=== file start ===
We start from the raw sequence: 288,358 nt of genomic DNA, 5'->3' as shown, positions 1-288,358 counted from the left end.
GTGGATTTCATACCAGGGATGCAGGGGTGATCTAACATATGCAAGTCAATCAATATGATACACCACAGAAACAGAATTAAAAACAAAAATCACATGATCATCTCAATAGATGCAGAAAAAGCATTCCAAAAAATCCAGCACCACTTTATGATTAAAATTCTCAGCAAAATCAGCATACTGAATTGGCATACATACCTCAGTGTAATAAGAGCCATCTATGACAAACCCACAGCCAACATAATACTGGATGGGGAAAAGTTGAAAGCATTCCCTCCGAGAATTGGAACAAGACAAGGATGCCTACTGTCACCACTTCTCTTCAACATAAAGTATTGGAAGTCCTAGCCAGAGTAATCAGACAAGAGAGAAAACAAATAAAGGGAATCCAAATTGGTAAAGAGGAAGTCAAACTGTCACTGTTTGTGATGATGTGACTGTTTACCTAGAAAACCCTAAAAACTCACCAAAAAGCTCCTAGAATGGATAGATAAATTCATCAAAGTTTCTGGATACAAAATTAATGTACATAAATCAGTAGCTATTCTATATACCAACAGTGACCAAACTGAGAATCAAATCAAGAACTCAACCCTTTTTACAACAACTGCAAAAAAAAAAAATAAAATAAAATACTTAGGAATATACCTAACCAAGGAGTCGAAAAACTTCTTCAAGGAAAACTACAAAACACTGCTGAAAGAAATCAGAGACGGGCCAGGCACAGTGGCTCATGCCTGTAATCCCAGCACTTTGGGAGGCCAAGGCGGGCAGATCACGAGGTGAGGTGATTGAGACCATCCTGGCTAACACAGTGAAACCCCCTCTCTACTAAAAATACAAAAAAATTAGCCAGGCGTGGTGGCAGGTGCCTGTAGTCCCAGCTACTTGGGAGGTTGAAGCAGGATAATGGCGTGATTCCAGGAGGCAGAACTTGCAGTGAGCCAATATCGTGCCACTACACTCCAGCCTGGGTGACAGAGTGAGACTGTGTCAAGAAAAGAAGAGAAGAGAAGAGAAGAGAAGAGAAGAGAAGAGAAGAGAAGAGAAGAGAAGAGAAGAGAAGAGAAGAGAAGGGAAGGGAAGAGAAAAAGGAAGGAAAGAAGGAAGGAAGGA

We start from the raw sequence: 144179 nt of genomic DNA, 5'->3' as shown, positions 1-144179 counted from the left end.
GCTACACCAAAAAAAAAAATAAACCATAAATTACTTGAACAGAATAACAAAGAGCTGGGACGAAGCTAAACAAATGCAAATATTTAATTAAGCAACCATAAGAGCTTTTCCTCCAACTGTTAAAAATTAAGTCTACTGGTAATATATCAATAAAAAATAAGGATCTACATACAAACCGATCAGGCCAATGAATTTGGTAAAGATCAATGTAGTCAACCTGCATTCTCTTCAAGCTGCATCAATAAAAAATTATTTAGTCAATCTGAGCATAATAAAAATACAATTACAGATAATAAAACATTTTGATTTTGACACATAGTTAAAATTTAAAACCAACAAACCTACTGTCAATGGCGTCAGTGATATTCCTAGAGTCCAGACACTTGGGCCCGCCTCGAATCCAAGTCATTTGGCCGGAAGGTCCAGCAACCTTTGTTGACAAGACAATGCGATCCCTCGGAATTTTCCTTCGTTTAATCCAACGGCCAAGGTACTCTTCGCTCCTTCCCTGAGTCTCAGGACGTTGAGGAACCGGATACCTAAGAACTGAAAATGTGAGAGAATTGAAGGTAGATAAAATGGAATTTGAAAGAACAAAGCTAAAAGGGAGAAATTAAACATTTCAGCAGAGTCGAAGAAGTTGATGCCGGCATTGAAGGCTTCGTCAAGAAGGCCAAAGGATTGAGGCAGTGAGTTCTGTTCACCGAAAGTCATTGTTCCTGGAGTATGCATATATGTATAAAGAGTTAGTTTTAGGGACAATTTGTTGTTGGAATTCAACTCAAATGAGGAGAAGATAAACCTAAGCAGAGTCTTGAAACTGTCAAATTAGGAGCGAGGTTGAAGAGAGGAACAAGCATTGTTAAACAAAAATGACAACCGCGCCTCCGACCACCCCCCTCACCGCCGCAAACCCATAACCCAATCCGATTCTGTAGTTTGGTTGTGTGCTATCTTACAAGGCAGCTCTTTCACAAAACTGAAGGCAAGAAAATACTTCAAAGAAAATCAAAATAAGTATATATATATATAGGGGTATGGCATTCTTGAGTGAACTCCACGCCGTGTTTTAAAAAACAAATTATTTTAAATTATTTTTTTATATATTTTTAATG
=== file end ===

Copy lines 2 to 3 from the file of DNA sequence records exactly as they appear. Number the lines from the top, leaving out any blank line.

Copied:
GTGGATTTCATACCAGGGATGCAGGGGTGATCTAACATATGCAAGTCAATCAATATGATACACCACAGAAACAGAATTAAAAACAAAAATCACATGATCATCTCAATAGATGCAGAAAAAGCATTCCAAAAAATCCAGCACCACTTTATGATTAAAATTCTCAGCAAAATCAGCATACTGAATTGGCATACATACCTCAGTGTAATAAGAGCCATCTATGACAAACCCACAGCCAACATAATACTGGATGGGGAAAAGTTGAAAGCATTCCCTCCGAGAATTGGAACAAGACAAGGATGCCTACTGTCACCACTTCTCTTCAACATAAAGTATTGGAAGTCCTAGCCAGAGTAATCAGACAAGAGAGAAAACAAATAAAGGGAATCCAAATTGGTAAAGAGGAAGTCAAACTGTCACTGTTTGTGATGATGTGACTGTTTACCTAGAAAACCCTAAAAACTCACCAAAAAGCTCCTAGAATGGATAGATAAATTCATCAAAGTTTCTGGATACAAAATTAATGTACATAAATCAGTAGCTATTCTATATACCAACAGTGACCAAACTGAGAATCAAATCAAGAACTCAACCCTTTTTACAACAACTGCAAAAAAAAAAAATAAAATAAAATACTTAGGAATATACCTAACCAAGGAGTCGAAAAACTTCTTCAAGGAAAACTACAAAACACTGCTGAAAGAAATCAGAGACGGGCCAGGCACAGTGGCTCATGCCTGTAATCCCAGCACTTTGGGAGGCCAAGGCGGGCAGATCACGAGGTGAGGTGATTGAGACCATCCTGGCTAACACAGTGAAACCCCCTCTCTACTAAAAATACAAAAAAATTAGCCAGGCGTGGTGGCAGGTGCCTGTAGTCCCAGCTACTTGGGAGGTTGAAGCAGGATAATGGCGTGATTCCAGGAGGCAGAACTTGCAGTGAGCCAATATCGTGCCACTACACTCCAGCCTGGGTGACAGAGTGAGACTGTGTCAAGAAAAGAAGAGAAGAGAAGAGAAGAGAAGAGAAGAGAAGAGAAGAGAAGAGAAGAGAAGAGAAGAGAAGAGAAGAGAAGGGAAGGGAAGAGAAAAAGGAAGGAAAGAAGGAAGGAAGGA

We start from the raw sequence: 144179 nt of genomic DNA, 5'->3' as shown, positions 1-144179 counted from the left end.